Authentic Teaware from around the world

Chinese tea basic

Posted on October 07, 2014 | 0 comments
Anyone who has any interest at all in tea recognize the fascinating links between modern tea drinking and Ancient china. Tea is deeply woven into the history and culture of China. The beverage is considered one of the seven necessities of Chinese life, along with firewood, rice, oil, salt, soy sauce and vinegar. Recognized from the earliest days as a tonic herb, tea was taken internally by the Chinese as a digestive aid and applied topically in ointments to alleviate skin troubles and rheumatism.

The history of Chinese tea
According to popular legend, tea was discovered by Chinese Emperor Shennong in 2737 BCE when a leaf from a nearby shrub fell into water the emperor was boiling. For a long time, tea was used as an herbal medicine. During the Western Zhou Dynasty, tea was a religious offering. During the Spring and Autumn Period, people ate fresh tea leaves as vegetables. With the popularization of Buddhism from the Three Kingdoms to the Northern and Southern Dynasties, tea’s refreshing effect made it a favorite among monks in Za-Zen meditation. Tea as a drink prospered during the Tang Dynasty, and tea shops became popular. A major event of this time was the completion of Tea Classics, the cornerstone of Chinese tea culture, by Lu Yu, Tea Sage of China.
Tinted by the cultural style of the Song Dynasty, tea culture at this time was delicate and sumptuous. New skills created many different ways to enjoy tea. The Ming Dynasty laid the foundation for tea processing, tea types and drinking styles that we have inherited. During the Qing Dynasty folk art entered tea shops, making them popular entertainment centers. This habit is still practiced in Chengdu, Sichuan Province.

Jasmine Yinhao(Silver Tip)
Chinese Tea Types
There are several types of Chinese tea, which vary in degree of fermentation and processing. Chinese tea can be classified into five distinctive categories: white, green, oolong, black and post-fermented. Within these main categories of tea are vast varieties of individual beverages. Some researchers have counted more than 700. Others put the number at more than 1,000. The names by which the different teas are sold can be confusing. Names may give information about the garden where the tea grew, the time of year when the leaves were picked, the village or province, the method of manufacture used, and additional flavourings blended with the leaves, and also a legendary name.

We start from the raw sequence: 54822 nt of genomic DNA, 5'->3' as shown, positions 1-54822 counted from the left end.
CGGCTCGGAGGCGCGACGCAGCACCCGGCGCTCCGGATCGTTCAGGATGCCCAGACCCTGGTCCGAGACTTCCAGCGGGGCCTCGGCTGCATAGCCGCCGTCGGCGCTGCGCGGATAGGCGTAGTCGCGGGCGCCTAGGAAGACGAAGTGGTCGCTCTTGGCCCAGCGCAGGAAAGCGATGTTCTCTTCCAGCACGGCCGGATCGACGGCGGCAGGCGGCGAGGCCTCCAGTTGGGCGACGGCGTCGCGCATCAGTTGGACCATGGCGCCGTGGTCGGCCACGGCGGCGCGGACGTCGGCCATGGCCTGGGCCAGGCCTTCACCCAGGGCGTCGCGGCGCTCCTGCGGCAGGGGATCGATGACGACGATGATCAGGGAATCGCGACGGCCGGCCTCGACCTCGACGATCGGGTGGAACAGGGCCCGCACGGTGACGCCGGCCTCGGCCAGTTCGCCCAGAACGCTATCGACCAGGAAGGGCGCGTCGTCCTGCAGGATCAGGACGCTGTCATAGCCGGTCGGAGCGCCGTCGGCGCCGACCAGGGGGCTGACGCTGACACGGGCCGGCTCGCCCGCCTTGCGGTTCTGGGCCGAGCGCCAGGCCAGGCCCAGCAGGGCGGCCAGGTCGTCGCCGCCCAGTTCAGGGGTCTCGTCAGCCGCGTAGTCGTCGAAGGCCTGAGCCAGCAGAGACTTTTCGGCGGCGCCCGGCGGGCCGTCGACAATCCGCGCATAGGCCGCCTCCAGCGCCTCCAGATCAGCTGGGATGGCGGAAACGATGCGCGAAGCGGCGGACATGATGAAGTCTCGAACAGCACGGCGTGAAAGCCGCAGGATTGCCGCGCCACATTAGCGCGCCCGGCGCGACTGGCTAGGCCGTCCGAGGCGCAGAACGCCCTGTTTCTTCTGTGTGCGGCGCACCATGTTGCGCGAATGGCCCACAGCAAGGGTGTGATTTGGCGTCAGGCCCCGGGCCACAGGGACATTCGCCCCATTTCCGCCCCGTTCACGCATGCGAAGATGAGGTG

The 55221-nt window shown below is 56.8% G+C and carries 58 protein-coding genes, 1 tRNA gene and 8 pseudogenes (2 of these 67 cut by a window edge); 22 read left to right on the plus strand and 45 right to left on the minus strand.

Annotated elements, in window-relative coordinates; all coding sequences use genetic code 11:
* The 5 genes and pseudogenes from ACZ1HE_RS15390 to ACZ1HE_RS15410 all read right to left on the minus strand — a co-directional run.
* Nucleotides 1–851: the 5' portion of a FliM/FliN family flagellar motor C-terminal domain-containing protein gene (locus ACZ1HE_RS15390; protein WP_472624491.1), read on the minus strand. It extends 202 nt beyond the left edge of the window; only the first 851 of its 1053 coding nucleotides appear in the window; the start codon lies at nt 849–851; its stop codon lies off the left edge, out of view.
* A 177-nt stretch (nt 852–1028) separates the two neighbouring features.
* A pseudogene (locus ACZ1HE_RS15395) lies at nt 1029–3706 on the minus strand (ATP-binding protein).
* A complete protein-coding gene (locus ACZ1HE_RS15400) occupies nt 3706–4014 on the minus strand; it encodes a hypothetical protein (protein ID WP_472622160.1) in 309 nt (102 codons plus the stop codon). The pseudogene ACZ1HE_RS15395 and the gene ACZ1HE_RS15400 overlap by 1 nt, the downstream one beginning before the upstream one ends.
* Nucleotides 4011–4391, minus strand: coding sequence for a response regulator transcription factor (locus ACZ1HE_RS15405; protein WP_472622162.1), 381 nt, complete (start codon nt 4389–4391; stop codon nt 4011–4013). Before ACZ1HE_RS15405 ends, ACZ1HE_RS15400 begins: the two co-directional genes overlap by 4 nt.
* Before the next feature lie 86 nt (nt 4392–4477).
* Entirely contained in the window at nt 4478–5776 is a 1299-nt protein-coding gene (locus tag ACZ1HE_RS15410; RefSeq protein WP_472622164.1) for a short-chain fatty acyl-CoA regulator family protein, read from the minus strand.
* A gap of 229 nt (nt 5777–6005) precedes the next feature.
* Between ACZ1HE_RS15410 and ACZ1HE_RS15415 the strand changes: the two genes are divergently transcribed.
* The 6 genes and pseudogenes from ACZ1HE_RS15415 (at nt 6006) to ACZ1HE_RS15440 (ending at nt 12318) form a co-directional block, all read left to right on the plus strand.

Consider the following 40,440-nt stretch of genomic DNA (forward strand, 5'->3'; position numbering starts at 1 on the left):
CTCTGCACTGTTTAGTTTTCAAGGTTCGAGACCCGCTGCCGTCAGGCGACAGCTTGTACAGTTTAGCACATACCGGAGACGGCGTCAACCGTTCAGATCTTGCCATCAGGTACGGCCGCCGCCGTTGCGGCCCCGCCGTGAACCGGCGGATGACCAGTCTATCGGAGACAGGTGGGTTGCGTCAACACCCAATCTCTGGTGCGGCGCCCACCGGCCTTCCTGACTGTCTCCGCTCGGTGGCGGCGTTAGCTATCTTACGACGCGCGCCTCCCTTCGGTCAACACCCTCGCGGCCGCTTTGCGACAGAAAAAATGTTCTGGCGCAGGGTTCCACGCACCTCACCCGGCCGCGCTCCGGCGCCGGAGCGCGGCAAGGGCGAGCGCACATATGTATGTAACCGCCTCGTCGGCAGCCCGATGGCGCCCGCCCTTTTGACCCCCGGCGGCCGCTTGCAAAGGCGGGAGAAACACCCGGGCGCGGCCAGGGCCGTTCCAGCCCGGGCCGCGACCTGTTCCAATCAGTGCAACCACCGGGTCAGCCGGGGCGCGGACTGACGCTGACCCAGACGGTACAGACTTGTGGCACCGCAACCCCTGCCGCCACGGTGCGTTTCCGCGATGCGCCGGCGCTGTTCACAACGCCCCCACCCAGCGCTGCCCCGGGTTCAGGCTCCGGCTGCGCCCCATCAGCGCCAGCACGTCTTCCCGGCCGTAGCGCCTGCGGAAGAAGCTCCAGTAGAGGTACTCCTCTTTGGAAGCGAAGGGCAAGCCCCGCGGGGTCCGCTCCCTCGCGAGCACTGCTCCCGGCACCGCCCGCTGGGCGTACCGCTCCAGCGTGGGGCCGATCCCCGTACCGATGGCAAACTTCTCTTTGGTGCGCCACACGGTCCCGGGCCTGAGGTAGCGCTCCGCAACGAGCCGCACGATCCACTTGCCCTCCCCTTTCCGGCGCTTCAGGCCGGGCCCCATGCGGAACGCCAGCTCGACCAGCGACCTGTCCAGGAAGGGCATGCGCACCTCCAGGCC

Tea growing regions
In the early days of cultivation in China, small plantations were often tended by Buddhist monks on land around their mountain-top temples and monasteries and, since the Chinese have always believed that ‘famous teas come from high mountains’, these plantations often produced some of the finest and best know teas. Today, tea is grown and produced in 16 different regions. Many of China’s finest teas are still made by hand and the skills needed for their manufacture are passed down from one generation to another.
Tea drinking customs

Chinese wedding Tea Ceremony
The Chinese drink tea throughout the day, including during meals, as a substitute for plain water, for health, or for simple pleasure. There are several special circumstances in which tea is prepared and consumed.
In Chinese society, the younger generation always shows their respect to the older generation by offering a cup of tea. Inviting their elders to go to restaurants and having some tea is a traditional activity on holidays. In Chinese culture, people make serious apologies to others by pouring tea for them. For example, children serving tea to their parents is a sign of regret and submission. In the traditional Chinese marriage ceremony, both the bride and groom kneel in front of their parents and serve them tea. That is the most devout way to express their gratitude.
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